Herbal Abortions Are Going Viral on TikTok. They Could Kill You
At first, the TikTok video seems like your average makeup tutorial: Alexis, a content creator with glowing skin, perfectly groomed brows, and a scrunchie on her wrist, is applying blush to her cheekbones as “Flesh” by Ghostmane plays in the background. Then the text flashes on screen: “If you’re a female in America worried about your future, just know there is an herb for every ‘situation.'” A list of herbs then flashes onscreen, including pennyroyal, blue cohosh, and mugwort.
Such herbs have become the focal point of a new wave of discourse on TikTok focusing on herbs that can induce abortion. In the wake of Roe v. Wade being overturned last Friday — prompting an onslaught of terror and protests from reproductive rights advocates across the country — people on social media are taking matters into their own hands by offering grassroots solutions to those seeking abortions. Some of these solutions, such as a TikTok trend set to the Chainsmokers’ “Paris,” with women in blue states offering to help people in red states procure abortions, have been helpful; yet medical experts are concerned about the growing trend of TikTok creators promoting these herbal abortifacients — some of which can also have devastating health effects.
“I’m horrified. They’re going to kill people,” says Mary Jane Minkin, MD, a gynecologist and clinical professor in the Department of Obstetrics, Gynecology, and Reproductive Sciences at the Yale University School of Medicine. Minkin had been hearing whispers about people promoting herbal abortifacients on TikTok, as well as home vacuum aspirations, which can potentially result in sepsis or death. “It’s terrifying because 49 years ago, that’s how women died,” she says.
“I’m horrified. They’re going to kill people,” says one doctor. “Forty-nine years ago, that’s how women died.”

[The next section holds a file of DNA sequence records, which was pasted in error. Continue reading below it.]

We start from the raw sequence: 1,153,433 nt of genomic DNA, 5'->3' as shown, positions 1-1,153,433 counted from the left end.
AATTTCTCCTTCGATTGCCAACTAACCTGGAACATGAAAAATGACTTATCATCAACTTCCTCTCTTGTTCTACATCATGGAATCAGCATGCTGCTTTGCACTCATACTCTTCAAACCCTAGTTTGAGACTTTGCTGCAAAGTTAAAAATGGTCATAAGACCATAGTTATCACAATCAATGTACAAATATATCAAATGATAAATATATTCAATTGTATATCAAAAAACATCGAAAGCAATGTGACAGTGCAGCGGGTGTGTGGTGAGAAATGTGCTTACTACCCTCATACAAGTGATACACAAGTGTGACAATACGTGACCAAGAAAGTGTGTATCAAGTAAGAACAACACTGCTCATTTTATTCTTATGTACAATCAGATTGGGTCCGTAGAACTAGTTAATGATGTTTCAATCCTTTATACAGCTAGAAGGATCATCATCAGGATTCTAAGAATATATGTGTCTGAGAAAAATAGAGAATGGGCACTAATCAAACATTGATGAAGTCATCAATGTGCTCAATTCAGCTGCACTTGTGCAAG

One of the most commonly cited abortifacients on TikTok is pennyroyal, a minty, sweet-smelling plant also used in essential oils or insect repellents. Yet pennyroyal contains pulegone, which gets metabolized in the body and forms toxins that can cause liver necrosis, says Josh Trebach, an emergency medicine physician and medical toxicologist. Side effects of ingestion can include vomiting and abdominal pain, as well as seizures, coma, liver failure, and death. Blue cohosh, another plant that has been suggested as an abortifacient on TikTok, also contains methylcytisine, which in large doses can result in not just vomiting and abdominal pain, but also excessive drooling, heart arrhythmias, muscle weakness, seizures, coma, and death.
“People may, at the end of the day, perceive these to be potential solutions because they have no other options. As a toxicologist that really scares me,” Trebach says. Because of a dearth of research, “we don’t know if this works well to cause abortions. But we do know it can get people really, really sick.”
On TikTok, there is a plethora of information about these potentially dangerous herbal abortifacients. The hashtag #pennyroyaltea has about 1.1 million views, and while some of the videos are simply references to the Nirvana song “Pennyroyal Tea,” one of the top results was a video advocating for its use as an abortifiacient. That video, from someone claiming to be a nurse at Planned Parenthood, is set to Les Miserables’ “Do You Hear the People Sing?” and had more than 4,500 views before TikTok finally removed it. A hashtag for mugwort, another herb purported to be an abortifacient, has more than 157 million views; the top video under that hashtag had more than 350,000 views before TikTok removed it. “This is caution not to drink mugwort tea while pregnant because it may simulate your menstrual cycle resulting in loosing [sic] the fetus. Once again, please don’t do this,” the text on the video read, though the caption read, “Life hack #roevwade #womensrights.”
Trebach says he first started noticing people posting about herbal abortifacients such as pennyroyal and mugwort last month, shortly after a memo regarding the impending Roe v. Wade decision leaked to the press. As Jessica Lucas reported for Input Mag, over the past month or so, such suggestions have become increasingly popular on WitchTok, with videos gaining traction in the wake of the U.S. Supreme Court decision, as well as Texas’s SB5 ruling, which passed last year, banning abortions after six weeks. Searches for “pennyroyal,” “blue cohosh,” and “mugwort” have also skyrocketed over the past month, with searches for “pennyroyal abortion” increasing 40 percent and searches for “blue cohosh pregnancy” increasing 70 percent over the past week, according to Google Trends data.